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BEN BAKKER, 38, moved to Bradenton as a toddler and has been committed to Manatee County ever since. Vice president of HJB Properties, a commercial leasing company, and a commercial realtor at Michael Saunders & Company, Bakker is president of the Manatee Young Professionals, which has seen record growth during his 1 ½-year term; a founding board member of Realize Bradenton; chair of Bradenton’s Downtown Redevelopment Committee; vice chair of Bradenton’s Planning Commission; on the board of the Manatee County Chamber of Commerce; and president of Leadership Manatee Alumni Association. Married and the father of two children, Bakker is also a musician, a band director at Bayside Community Church and still finds time to play hockey. He is determined to make Bradenton a standout city with expanding arts, culture, dining and sports. “We have all the pieces,” he says. “We’re just getting started.”


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SUSAN BRENNAN BECAME A TOP PERFORMER at PNC Wealth Management after arriving in Sarasota from Grand Rapids, Mich., in 2007 as one of its startup executives. She’s at it again, establishing Florida’s first branch of New York Private Bank and Trust in downtown Sarasota. Brennan represents the increasing amount of wealth that is coming to the region. The billionaire New York City real estate investor and philanthropist family of Howard P. Milstein owns the bank (they also own Emigrant Bank), and they cater to extremely wealthy families, offering services that traditional banks usually don’t. “Creative financing is going to be our niche,” says Brennan, 56, the bank’s managing director. Need a loan against a fine art collection? That’s where they come in. Sarasota’s artsy culture is an ideal match. “We feel Sarasota has even better potential than Palm Beach or Naples,” she says.


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"We're working toward a billion-dollar brand."

MARK PENTECOST, FOUNDER AND CEO of 14-year-old It Works! Global, believes in the direct-sales business model made famous by Amway and Mary Kay. Since moving from Michigan to Manatee County in 2011 (the better for entertaining the company’s 90,000-plus international independent distributors), It Works! has notched 1,047 percent revenue growth, making it one of Inc.’s 500 fastest-growing companies and Pentecost an Ernst & Young “Entrepreneur of the Year” finalist. The 57-year-old  former high school teacher credits his direct-sales success partly to word-of-mouth enthusiasm for the company’s fast-acting health and beauty products. (Pentecost came up with the company name after hearing his customers say “It works!” when they tried his flagship product, the body-contouring Miracle Wrap.) Debt-free since 2009, It Works! weathered the down economy and this spring, with total revenues approaching $500 million, expanded into a renovated five-story, 50,000-square-foot headquarters on Palmetto’s riverfront. “We’re working toward a billion-dollar brand,” he says.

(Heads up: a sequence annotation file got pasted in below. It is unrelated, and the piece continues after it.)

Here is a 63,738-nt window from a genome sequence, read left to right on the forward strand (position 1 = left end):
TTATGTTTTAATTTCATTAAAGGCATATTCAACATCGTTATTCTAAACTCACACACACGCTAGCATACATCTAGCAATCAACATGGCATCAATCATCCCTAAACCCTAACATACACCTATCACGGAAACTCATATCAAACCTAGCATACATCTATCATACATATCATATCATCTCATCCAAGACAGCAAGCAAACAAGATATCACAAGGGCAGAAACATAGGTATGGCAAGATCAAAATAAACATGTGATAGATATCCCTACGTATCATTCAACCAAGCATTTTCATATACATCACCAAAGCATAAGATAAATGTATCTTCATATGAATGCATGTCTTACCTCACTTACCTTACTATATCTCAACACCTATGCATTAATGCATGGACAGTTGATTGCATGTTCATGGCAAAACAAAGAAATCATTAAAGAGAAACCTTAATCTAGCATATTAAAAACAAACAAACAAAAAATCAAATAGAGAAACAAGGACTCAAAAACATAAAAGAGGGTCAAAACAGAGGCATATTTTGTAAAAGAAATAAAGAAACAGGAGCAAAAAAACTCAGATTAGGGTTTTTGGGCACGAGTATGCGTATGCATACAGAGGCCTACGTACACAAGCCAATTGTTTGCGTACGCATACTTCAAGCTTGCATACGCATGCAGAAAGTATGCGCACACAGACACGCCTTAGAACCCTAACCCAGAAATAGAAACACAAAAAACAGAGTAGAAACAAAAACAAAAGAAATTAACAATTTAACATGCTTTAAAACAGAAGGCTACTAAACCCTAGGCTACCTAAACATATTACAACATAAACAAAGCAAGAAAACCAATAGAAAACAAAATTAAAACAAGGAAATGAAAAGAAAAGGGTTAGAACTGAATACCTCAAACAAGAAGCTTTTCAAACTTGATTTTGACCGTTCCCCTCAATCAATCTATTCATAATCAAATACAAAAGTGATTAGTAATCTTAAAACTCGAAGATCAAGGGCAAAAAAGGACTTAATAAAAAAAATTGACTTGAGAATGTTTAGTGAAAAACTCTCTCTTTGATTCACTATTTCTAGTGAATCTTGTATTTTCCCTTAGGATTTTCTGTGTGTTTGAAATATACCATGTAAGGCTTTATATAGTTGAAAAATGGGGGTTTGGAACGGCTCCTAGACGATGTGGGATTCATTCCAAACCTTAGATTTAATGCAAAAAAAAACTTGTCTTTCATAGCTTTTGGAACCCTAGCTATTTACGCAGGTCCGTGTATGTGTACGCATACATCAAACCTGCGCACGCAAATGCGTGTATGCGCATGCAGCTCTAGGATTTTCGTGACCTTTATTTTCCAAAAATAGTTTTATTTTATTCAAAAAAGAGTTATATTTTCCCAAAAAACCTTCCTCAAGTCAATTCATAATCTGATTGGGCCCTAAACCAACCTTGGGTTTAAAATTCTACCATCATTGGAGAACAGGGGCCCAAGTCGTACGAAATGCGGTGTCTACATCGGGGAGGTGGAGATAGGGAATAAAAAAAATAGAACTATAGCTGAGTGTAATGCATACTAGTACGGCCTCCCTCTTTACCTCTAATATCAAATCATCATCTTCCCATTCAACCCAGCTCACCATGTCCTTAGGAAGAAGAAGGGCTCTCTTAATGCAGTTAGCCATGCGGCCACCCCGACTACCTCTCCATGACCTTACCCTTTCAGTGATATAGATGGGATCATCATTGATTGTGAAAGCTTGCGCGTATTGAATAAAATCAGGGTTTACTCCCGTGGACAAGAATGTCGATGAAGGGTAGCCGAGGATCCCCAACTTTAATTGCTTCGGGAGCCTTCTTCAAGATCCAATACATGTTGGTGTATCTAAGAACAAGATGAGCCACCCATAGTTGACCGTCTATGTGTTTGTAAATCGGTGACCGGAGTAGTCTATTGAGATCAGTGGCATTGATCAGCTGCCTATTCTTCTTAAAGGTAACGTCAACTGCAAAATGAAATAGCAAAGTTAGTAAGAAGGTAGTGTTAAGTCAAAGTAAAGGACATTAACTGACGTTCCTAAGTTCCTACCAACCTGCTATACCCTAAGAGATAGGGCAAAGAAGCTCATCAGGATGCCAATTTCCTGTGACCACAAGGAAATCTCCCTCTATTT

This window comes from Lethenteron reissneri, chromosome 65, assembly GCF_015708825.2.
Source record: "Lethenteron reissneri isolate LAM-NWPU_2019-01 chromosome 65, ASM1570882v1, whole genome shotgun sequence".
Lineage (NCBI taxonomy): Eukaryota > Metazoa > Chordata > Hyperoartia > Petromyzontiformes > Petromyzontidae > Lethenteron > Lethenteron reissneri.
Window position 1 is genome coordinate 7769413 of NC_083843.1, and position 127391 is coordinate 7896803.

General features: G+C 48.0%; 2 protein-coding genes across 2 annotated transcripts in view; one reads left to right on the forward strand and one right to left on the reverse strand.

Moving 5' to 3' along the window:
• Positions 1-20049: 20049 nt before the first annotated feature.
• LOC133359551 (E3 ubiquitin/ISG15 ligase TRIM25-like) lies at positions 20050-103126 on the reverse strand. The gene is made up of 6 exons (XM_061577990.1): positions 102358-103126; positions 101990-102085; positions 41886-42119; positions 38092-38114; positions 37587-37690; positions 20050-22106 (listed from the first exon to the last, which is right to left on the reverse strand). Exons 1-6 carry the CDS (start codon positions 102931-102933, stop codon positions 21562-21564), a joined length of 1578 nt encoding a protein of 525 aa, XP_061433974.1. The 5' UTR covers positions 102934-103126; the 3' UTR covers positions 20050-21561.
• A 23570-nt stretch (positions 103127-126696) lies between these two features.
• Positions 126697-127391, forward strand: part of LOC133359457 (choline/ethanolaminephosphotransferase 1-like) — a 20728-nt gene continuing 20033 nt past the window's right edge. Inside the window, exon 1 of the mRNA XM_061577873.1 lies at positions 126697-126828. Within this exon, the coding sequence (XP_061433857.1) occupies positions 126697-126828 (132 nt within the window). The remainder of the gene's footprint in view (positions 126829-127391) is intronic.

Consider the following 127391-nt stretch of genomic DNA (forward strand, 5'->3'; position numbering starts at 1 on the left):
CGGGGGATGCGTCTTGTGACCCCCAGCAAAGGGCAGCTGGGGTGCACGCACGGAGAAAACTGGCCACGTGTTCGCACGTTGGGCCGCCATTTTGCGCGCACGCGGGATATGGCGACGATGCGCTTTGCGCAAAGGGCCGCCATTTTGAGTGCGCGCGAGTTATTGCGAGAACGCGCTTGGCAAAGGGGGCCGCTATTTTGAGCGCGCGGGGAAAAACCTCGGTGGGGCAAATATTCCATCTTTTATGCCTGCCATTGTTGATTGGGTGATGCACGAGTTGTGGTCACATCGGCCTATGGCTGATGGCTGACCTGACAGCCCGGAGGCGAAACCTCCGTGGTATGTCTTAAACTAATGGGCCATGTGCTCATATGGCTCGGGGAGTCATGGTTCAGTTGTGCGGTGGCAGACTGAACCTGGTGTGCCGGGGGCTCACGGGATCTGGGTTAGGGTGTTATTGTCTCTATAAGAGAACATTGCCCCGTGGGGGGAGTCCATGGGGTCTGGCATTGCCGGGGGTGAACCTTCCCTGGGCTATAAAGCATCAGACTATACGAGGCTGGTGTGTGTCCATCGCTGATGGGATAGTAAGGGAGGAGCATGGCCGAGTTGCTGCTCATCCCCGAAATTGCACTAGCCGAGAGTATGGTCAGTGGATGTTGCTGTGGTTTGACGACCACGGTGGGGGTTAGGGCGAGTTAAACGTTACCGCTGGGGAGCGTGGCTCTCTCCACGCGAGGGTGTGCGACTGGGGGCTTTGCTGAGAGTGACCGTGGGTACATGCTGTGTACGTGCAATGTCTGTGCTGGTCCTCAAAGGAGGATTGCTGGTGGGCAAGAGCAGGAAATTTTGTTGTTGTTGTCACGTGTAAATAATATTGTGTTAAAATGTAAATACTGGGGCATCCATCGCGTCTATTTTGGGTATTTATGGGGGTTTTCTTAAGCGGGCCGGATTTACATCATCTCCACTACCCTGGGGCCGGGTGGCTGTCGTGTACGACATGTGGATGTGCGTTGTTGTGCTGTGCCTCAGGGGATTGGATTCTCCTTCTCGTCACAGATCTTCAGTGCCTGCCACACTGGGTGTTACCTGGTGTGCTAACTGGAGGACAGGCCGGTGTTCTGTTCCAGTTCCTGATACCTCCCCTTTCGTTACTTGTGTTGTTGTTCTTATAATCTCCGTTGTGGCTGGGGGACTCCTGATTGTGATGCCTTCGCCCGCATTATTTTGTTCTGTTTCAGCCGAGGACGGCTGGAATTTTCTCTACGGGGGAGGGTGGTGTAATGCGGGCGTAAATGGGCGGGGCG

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THIS SUMMER, Sherod Halliburton, 47, president of the Manatee Community Federal Credit Union, launched a first-of-its-kind loan program in the U.S. to help small businesses ineligible for traditional loans find financing. The credit union has worked with more than 20 government, financial and technical assistance providers over the last year. The result is a $5 million revolving loan fund, supported by the national Urban Entrepreneur Partnership, which will work with individual businesses. This project will serve as a bridge to traditional financing with credit building and loans available up to $50,000. Supporting entrepreneurs is a passion for Halliburton, who has held leadership positions with the Bradenton Central Community Redevelopment Agency, the Central Economic Development Center, CareerEdge Funders Collaborative and Suncoast Community Capital. “Small businesses create the lion’s share of new jobs in our community,” he says.  “My mission is to be on the forefront of creating the framework for success.”


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"During Open Studio on Fridays you can just walk in and see what we’re working on."

KARIN MURPHY, 54, the director of the city of Sarasota’s year-old Urban Design Studio, has spent 20 years in the region’s private and public planning arena. She managed such complex infill projects as Whole Foods Market and The Ritz-Carlton, Sarasota. Now she wants to help create walkable neighborhoods that will preserve Sarasota’s historic character, promote green building and attract investors. She’s won fans with the development community, which often complains about the city’s slow and resistant planning process, for her team’s efforts to bring developers and residents together to work on revising building codes. “Our studio [is set up as] a working laboratory so the community can have access during the planning and design process,” she says. “During Open Studio on Fridays you can just walk in and see what we’re working on, give us feedback, ask questions or discuss your